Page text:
With a recurved shape and serrated edges, tiger shark teeth are impeccable "can openers" – even a sea turtle's tough carapace is no match. But thanks to a nifty trick, the reptiles do occasionally thwart those chompers.

A sharks gotta do what a sharks gotta do. We love tigers. Ps the turtle got away!! @ningaloomarineinteractions

A post shared by Frazer McGregor (@frazercoralbay) on May 13, 2017 at 9:03pm PDT

There certainly might be an element of luck involved in this turtle's success (this is a pretty tame attack from a relatively small tiger shark), but there is undoubtedly a method to the turtle's madness. In fact, we've seen this defence strategy before!

Randall Arouz, the founder of marine conservation organisation Pretoma, filmed a similar manoeuvre back in 2014 off Costa Rica's Cocos Islands. "The tiger shark doesn't always win," he told Skyler Thomas of White Shark Video at the time.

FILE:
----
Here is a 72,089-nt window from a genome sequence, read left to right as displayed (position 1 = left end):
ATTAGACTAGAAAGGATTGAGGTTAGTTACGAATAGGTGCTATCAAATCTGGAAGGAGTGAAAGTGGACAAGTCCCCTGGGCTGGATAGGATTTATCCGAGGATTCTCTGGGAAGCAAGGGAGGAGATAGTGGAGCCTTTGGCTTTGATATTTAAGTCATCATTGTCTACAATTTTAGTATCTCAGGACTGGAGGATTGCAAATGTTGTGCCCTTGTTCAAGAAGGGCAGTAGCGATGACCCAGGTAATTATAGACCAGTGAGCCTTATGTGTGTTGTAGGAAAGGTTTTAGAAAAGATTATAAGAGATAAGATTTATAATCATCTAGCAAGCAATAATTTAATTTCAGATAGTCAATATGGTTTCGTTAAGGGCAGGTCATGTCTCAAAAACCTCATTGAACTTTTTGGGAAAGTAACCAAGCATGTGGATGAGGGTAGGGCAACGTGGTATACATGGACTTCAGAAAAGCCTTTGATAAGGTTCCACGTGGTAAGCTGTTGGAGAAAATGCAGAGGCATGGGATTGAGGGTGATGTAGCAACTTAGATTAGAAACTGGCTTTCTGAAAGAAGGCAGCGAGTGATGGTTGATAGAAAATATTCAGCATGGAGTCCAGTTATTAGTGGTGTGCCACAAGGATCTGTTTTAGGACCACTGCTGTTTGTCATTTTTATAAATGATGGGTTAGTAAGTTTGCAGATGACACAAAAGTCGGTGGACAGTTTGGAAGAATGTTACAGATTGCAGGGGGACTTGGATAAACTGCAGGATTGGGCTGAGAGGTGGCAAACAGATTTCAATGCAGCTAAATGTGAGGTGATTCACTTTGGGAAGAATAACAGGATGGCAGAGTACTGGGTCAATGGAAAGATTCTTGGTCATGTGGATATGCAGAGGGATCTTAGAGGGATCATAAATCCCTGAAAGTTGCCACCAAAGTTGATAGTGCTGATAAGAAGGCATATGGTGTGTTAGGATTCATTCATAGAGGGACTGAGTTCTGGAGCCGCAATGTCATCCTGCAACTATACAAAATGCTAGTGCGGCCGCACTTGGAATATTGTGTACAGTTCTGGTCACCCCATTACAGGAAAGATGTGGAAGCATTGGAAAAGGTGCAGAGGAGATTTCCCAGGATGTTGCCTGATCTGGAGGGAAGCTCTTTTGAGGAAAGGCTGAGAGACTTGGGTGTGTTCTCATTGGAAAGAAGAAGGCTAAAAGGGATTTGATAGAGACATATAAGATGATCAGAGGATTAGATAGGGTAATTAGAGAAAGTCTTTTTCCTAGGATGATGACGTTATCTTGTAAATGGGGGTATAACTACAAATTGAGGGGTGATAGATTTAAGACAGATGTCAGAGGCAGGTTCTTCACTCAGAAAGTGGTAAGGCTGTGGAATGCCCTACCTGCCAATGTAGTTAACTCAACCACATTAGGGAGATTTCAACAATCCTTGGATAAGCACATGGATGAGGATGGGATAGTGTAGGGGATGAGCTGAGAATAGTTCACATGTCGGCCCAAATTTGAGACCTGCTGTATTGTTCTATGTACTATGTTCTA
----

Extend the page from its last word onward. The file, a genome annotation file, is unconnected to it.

Arouz explains that the behaviour works by keeping the reptile's body perpendicular to a shark's jaws, making it difficult to lock down. (This is much like what would happen if you tried to eat a Pringle held vertically in front of your mouth.) 

If that plan fails, the turtles make tight circles as close to the shark as possible. "This way the shark can't close in," adds Arouz.

Just how long this figure-eight defence continues – and who winds up victorious – depends largely on the shark's commitment to the chase. According to Frazer McGregor, who filmed the recent encounter, the shark in his clip eventually swam off in search of an easier meal. 


Top header image: D Ross Robertson/Wikimedia Commons